Presentation on theme: "The Divine Comedy Divided into three parts –Inferno (hell) –Purgatorio (purgatory) –Paradiso (heaven) In each realm, the narrator is escorted through a."— Presentation transcript:
The Divine Comedy Divided into three parts –Inferno (hell) –Purgatorio (purgatory) –Paradiso (heaven) In each realm, the narrator is escorted through a hierarchy of levels –In hell, a hierarchy of crimes and punishments –In purgatory, a hierarchy of sins and purgatives –In heaven, a hierarchy of the blessed
The Divine Comedy In summary, a complete picture of the ordering of medieval society. An attempt to achieve the medieval synthesis of Christian belief with Classical ideals. –Classical reason (Virgil) and Christian faith (Beatrice) A “spiritual odyssey”
Architecture during the High Middle Ages In about 1000 the Romanesque style emerged (the First Romanesque 1000-1080 and the Second Romanesque 1080-1200). By 1150 the Gothic style was developing out of the Romanesque. It was the dominant style of the remainder of the Middle Ages, succumbing finally to Renaissance fashion in about 1500. Notre Dame Cathedral in Paris is an example of the Early Gothic style. Amiens Cathedral is an example of the High Gothic style.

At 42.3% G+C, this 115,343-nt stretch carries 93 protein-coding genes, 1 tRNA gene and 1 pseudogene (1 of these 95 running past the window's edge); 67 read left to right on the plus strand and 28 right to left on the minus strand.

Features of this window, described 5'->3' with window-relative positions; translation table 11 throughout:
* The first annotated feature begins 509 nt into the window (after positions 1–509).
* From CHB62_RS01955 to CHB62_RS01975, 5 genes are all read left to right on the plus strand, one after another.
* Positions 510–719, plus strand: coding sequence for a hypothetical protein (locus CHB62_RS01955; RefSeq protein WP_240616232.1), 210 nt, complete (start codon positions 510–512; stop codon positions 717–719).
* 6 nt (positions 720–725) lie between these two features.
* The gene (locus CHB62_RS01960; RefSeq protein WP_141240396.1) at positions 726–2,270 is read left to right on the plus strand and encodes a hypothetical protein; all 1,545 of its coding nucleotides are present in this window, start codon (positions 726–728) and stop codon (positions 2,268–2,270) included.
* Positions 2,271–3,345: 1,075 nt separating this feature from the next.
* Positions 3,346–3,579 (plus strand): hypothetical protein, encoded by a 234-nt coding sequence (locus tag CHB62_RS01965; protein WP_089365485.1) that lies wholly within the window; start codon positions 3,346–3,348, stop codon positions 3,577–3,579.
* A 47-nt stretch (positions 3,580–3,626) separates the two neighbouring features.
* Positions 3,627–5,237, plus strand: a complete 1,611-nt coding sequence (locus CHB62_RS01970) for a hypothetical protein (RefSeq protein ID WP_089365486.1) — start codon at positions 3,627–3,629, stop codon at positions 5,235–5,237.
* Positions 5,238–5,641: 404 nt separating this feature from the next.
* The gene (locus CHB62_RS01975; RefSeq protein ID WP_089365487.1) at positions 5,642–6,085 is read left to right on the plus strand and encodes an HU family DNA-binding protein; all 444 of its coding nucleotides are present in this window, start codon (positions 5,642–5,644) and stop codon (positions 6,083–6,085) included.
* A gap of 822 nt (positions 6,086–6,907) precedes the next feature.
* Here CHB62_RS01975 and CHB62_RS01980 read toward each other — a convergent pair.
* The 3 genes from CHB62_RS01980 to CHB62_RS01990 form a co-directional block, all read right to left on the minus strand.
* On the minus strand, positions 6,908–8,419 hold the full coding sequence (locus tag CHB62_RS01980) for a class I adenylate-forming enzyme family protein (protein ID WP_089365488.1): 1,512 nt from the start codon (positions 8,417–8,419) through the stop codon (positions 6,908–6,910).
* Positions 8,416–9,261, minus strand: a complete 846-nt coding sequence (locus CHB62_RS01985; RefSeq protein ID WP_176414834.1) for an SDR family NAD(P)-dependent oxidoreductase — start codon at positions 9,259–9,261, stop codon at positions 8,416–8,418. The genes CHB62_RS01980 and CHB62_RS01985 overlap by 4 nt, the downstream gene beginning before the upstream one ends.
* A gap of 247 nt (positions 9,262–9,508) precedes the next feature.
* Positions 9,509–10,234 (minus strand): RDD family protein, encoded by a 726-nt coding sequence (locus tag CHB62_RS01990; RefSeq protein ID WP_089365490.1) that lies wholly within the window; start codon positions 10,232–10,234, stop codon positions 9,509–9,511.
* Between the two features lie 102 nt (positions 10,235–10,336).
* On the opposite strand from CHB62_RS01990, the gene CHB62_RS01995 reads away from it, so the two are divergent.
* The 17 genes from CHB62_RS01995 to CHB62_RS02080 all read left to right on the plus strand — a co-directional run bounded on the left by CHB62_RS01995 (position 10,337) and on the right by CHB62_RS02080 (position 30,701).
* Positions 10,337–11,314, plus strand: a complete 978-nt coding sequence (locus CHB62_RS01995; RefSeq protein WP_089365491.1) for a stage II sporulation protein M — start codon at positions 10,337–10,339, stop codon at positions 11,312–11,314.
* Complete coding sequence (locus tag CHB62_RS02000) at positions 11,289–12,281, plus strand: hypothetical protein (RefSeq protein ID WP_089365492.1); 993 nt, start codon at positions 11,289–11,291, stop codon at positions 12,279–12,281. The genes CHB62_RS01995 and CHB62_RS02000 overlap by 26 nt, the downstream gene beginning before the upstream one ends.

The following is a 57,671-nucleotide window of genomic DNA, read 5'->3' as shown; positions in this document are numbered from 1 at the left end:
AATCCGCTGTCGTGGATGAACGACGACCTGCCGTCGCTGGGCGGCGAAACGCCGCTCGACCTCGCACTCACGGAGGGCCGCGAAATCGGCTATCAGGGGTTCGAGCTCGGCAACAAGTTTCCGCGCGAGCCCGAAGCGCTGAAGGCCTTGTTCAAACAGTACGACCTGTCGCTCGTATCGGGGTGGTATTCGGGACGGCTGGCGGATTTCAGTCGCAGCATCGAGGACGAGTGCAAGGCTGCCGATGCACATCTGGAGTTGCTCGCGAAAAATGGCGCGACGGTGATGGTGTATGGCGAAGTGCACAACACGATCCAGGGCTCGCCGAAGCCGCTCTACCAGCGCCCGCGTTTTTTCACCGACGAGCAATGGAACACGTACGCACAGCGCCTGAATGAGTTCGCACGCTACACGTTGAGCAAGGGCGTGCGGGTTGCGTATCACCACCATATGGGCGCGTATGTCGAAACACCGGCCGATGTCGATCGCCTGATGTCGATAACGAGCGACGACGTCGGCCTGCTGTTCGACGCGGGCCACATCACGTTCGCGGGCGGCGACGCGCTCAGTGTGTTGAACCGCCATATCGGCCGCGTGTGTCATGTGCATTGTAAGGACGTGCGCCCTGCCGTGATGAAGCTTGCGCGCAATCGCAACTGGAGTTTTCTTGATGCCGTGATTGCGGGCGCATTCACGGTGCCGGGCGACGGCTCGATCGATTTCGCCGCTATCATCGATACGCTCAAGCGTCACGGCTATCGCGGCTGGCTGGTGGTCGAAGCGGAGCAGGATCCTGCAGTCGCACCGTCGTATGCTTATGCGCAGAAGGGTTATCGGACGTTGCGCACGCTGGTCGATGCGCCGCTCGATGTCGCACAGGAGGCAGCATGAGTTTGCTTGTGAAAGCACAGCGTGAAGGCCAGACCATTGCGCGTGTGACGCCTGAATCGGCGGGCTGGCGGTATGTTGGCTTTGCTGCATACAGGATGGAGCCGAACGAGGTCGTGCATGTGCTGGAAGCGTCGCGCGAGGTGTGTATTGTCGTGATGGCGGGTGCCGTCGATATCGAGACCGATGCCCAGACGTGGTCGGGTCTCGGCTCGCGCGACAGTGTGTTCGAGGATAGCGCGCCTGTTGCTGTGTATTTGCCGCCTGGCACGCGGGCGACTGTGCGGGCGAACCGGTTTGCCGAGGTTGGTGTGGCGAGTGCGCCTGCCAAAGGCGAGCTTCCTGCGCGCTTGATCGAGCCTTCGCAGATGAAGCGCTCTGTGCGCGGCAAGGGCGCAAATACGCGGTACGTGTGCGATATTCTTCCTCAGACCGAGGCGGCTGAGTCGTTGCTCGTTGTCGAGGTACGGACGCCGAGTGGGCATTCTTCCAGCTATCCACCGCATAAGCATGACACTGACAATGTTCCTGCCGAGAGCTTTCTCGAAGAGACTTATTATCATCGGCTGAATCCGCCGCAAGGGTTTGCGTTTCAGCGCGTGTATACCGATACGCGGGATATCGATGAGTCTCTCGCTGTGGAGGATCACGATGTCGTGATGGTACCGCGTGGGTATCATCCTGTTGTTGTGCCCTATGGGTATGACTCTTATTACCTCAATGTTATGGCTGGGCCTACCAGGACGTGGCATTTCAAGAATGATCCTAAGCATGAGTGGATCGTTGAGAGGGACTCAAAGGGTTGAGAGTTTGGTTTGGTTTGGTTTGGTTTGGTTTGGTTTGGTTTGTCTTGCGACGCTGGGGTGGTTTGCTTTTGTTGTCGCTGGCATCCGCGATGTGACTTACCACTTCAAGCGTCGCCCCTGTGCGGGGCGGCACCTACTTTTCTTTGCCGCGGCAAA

Romanesque style Buildings based on Roman “basilica” model –Heavy-looking, “squat,” fortress-type buildings Use of Roman arches –Division into “bays” Innovation of vaulted interior ceilings –Groin vault Use of columns for support and decoration Church of Sainte Marie-Madeleine (Vezelay, France, 1089-1206).
Architecture during the High Middle Ages Romanesque –Named for the inherited Roman style buildings –Style dominates 1000s-1100s Gothic –The term was coined by later scholars who thought the style primitive and graceless –Style originates in mid- 1100s and lasts until 1400s
Gothic style Evolves out of Romanesque Evolves out of a desire to create more dramatic, heavenly buildings, that would focus the faithful on “higher” things. –“height and light” Despite the cost of building, citizens in the towns wanted the prestige of having a cathedral in their city.
Gothic Style The Romanesque groin vault is transformed into a ribbed vault The Roman arch is transformed into a pointed arch The weight of higher walls is supported and directed outward by flying buttresses. Development of the apse and emphasis on the “choir,” where most of the rituals took place. Development of highly ornate stained glass.
Early Gothic Style Choir as long as nave Best example: Notre Dame in Paris (begun 1163
High Gothic Style Taller buildings More extensive use of flying buttresses, which allows for larger windows. Generally, far more ornately decorated. Best example: Amiens Cathedral (Amiens, France, begun 1220)